PUBLISHED 12 OCT 2017
LOVING VINCENT (Dorota Kobiela and Hugh Welchman 2017) is an animated biopic that tells the story of the life of artist Vincent van Gogh (1853-1890). Far from animated in the usual manner, LOVING VINCENT is the first ever fully painted feature film. With 12 frames per second, 65,000 paintings were created over the course of seven years; every frame of the film is made up of an oil painting in Van Gogh’s textured, impasto style.
Van Gogh is well known not only for his tranquil and radiant paintings but for his eccentricities. Perhaps the most famous of which is the story of the removal, and subsequent gifting of, his own ear. Not so well known are the circumstances of his death. In the June of 1890, Van Gogh was seen as being calm and even happy. The depression that had tormented him for most of his life had significantly waned. He had just sold his first painting and had a recent painting praised by Monet himself. It is of great surprise, then, that by July 27th he was dead, killed by a gunshot to the stomach. There is much debate among historians about the circumstances regarding his death. While generally considered as suicide, there are conflicting accounts that suggest something else entirely.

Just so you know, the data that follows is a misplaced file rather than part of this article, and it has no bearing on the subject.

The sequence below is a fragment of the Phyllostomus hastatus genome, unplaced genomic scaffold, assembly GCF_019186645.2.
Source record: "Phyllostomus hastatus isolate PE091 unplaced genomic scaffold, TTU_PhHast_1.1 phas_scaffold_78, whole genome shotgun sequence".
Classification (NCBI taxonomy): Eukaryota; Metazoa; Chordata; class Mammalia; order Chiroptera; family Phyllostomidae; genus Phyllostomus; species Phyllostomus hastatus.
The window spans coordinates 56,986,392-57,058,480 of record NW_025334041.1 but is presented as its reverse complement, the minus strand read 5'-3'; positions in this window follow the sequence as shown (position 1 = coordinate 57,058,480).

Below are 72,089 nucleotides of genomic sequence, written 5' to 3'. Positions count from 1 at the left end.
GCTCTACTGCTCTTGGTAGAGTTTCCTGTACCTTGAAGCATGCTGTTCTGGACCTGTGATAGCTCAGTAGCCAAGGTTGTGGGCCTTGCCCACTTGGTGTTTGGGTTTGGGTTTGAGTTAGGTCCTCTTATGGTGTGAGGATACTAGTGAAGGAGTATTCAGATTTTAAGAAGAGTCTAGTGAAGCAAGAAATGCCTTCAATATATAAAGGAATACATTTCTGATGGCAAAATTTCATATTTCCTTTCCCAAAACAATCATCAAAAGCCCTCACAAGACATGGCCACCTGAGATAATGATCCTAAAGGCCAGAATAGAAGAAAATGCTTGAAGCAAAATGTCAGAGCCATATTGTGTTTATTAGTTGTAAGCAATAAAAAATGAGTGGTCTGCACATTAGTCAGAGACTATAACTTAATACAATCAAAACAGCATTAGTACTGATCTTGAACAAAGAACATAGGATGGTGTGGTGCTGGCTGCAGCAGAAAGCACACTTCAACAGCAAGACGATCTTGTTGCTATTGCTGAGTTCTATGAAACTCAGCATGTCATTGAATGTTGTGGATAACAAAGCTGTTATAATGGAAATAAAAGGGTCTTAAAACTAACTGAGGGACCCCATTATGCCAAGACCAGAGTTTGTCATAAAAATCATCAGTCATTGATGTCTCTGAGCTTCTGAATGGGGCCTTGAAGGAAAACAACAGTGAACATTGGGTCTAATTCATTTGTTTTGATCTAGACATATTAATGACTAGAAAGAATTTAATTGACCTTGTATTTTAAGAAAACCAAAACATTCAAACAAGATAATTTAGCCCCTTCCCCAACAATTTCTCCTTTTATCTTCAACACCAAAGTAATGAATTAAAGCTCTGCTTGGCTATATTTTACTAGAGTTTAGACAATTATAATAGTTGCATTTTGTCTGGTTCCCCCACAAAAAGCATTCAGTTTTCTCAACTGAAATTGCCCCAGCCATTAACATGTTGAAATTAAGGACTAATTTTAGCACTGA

The film is set a year after his death but it is this mystery that fuels family friend Armand Roulin (Douglis Booth) to venture to discover what really happened to the tortured artist in his last few days. This structure is then very reminiscent of CITIZEN KANE (Orson Welles 1941) in which the life and death of a larger-than-life character is pieced together. While it is clear the film is a huge technical feat and truly stunning to watch, it is the narrative that will draw you in.
With a smart-talking detective attempting to uncover a murder in a highly stylised story, the film is very evocative of film noir. This at first may seem like an unusual way to tell Van Gogh’s story but it plays out beautifully with flashbacks of encounters with the wide cast of characters found in his famous portraits. Through these encounters, watching characters posing as they do in their portraits, we really do get to witness art come to life.
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